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Inflammatory Bowel Disease Center

Houston, Texas

The Alkek Building at Baylor College of Medicine
Inflammatory Bowel Disease Center at Baylor College of Medicine
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Diagnostic testing for Inflammatory Bowel Disease

How is Inflammatory Bowel Disease diagnosed?

Inflammatory Bowel Disease is diagnosed after a review of medical history and a thorough examination by a gastroenterologist. There are several tests that help doctors determine if a person has Crohn's disease or ulcerative colitis.

Laboratory tests

No single blood test alone can determine if you have inflammatory bowel disease. Doctors use information from blood and stool tests in combination with information from a person's medical history, endoscopy, and x-rays to come to a diagnosis of inflammatory bowel disease. Patients with inflammatory bowel disease may have anemia (low blood counts) or other signs of inflammation that can be determined by blood or stool tests. There are tests for antibodies in blood that may also suggest a person has inflammatory bowel disease, but they are not used alone to diagnose Crohn's disease or ulcerative colitis. There is a commercially available genetic tests for Crohn's disease, but it is used as a predictor of how the disease may behave and is not reliable to diagnose Crohn's disease.

Colonoscopy

Colonoscopy is a type of "endoscopy", or flexible camera, that provides very important information to make a diagnosis of Crohn's disease or ulcerative colitis. A gastroenterologist can look directly at the lining of the colon and small intestine and look for signs of inflammation like ulcers and narrowing (strictures). The doctor can also take biopsies, which are small samples of tissue, to look at under the microscope. Biopsies are often the best way to determine if a person has inflammatory bowel disease.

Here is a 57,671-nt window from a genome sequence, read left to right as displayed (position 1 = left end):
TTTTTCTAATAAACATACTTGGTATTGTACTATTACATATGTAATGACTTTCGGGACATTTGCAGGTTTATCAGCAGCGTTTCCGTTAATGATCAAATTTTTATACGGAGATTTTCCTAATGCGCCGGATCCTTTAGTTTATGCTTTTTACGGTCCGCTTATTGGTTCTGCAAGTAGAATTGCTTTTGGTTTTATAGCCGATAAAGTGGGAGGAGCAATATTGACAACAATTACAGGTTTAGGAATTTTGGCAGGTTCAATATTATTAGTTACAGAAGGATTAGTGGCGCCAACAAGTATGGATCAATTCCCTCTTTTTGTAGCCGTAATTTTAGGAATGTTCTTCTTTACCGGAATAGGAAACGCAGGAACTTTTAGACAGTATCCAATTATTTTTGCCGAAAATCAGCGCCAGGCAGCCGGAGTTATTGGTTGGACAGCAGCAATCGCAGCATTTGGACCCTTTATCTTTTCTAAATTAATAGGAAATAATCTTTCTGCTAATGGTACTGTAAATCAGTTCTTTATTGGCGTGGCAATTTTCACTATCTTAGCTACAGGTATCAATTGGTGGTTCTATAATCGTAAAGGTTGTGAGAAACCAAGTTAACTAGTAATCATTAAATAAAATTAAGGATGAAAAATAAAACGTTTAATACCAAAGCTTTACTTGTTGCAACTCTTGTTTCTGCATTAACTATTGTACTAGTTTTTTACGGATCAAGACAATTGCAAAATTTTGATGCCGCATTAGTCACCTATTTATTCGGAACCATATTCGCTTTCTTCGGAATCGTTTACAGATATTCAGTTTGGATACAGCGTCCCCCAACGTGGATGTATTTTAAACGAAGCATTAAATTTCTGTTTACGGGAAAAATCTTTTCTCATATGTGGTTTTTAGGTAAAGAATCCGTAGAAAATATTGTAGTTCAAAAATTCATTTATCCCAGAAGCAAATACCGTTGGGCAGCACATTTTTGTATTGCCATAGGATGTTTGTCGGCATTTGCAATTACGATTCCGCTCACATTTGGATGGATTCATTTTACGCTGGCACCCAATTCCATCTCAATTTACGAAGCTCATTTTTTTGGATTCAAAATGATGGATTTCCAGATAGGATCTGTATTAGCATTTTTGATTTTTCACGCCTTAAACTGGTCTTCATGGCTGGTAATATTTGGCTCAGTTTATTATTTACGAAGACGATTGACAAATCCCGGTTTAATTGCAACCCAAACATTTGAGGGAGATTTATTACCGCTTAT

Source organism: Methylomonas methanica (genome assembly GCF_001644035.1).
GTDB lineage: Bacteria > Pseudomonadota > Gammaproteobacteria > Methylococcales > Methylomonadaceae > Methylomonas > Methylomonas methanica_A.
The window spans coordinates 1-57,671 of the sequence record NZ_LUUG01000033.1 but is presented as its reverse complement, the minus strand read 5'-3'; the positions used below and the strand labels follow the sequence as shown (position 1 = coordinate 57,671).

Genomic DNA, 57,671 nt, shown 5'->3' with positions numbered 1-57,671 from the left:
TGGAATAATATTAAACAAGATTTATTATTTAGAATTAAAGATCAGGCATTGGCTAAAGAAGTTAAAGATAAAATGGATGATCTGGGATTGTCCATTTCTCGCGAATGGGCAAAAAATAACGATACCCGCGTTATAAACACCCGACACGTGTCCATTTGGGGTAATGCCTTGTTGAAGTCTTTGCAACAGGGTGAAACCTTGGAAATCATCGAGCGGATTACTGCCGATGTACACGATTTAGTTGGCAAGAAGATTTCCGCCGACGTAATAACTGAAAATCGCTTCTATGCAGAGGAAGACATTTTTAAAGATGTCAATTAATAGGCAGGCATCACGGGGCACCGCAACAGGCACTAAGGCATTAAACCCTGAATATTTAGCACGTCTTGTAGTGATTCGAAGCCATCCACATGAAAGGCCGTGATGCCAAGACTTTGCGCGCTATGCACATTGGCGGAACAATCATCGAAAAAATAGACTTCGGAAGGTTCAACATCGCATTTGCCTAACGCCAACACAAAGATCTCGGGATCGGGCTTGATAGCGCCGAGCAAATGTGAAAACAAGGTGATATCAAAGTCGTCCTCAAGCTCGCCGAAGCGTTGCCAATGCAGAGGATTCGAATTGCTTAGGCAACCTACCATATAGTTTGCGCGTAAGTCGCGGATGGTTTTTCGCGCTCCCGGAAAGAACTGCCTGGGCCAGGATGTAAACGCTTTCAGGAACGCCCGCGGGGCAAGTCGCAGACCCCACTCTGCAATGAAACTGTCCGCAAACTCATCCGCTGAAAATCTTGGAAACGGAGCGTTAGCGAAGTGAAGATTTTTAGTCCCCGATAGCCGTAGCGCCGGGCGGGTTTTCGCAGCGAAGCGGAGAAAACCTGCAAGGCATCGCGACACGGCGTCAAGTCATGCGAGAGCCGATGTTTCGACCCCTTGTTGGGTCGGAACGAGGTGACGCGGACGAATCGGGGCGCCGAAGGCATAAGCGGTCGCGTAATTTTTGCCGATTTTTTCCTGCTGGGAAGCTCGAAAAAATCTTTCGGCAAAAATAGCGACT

Colonoscopy is usually performed with sedation, so most patients will be asleep or sedated during the procedure. For many patients, the most difficult part of the procedure is taking the colonoscopy prep the day prior to the procedure. Because the prep is a very important step of the procedure, notify your doctor if you are unable to drink the prep as prescribed.

The left picture below shows a normal colon in a healthy individual. The right picture shows an inflamed (swollen, red), ulcerated colon in a patient with ulcerative colitis.

Video Capsule Endoscopy

Some patients with Crohn's disease may have inflammation in areas that cannot be seen by standard colonoscopy. The doctor may recommend a video capsule endoscopy. This is performed by swallowing a camera the size of a pill. The capsule takes video of the entire small intestines and sends the images to a recorder that is worn during the test. Biopsies cannot be performed with a video capsule endoscopy. There is small chance the capsule may get stuck in the intestines. If your doctor is recommending a video capsule endoscopy, be sure to inform your doctor if you have had surgery for Crohn's disease in the past as you may be at a slight increased risk of the capsule getting stuck.

The picture on the left shows a capsule endoscopy image of a normal small intestine in a healthy individual. The picture on the right shows a capsule endoscopy image of the small intestine affected by Crohn’s disease

Radiology (X-rays)

There are several radiology tests that are used to help diagnose inflammatory bowel disease. Changes of ulcerative colitis or Crohn's disease may be seen on a CT scan, but the diagnosis cannot be made by CT scan alone. Special x-ray tests called a small bowel follow through or CT enterography may be used to determine if your small intestines have inflammation in areas that cannot be seen by colonoscopy. CT enterography is a special type of CT scan that identify inflammation in the small intestines compared to a regular CT scan. MR enterography is a type of MRI that can also see the small intestine but does not have any radiation.

The picture below shows a CT enterography with inflammation in the small intestine.

Crohn's Disease CT enterography

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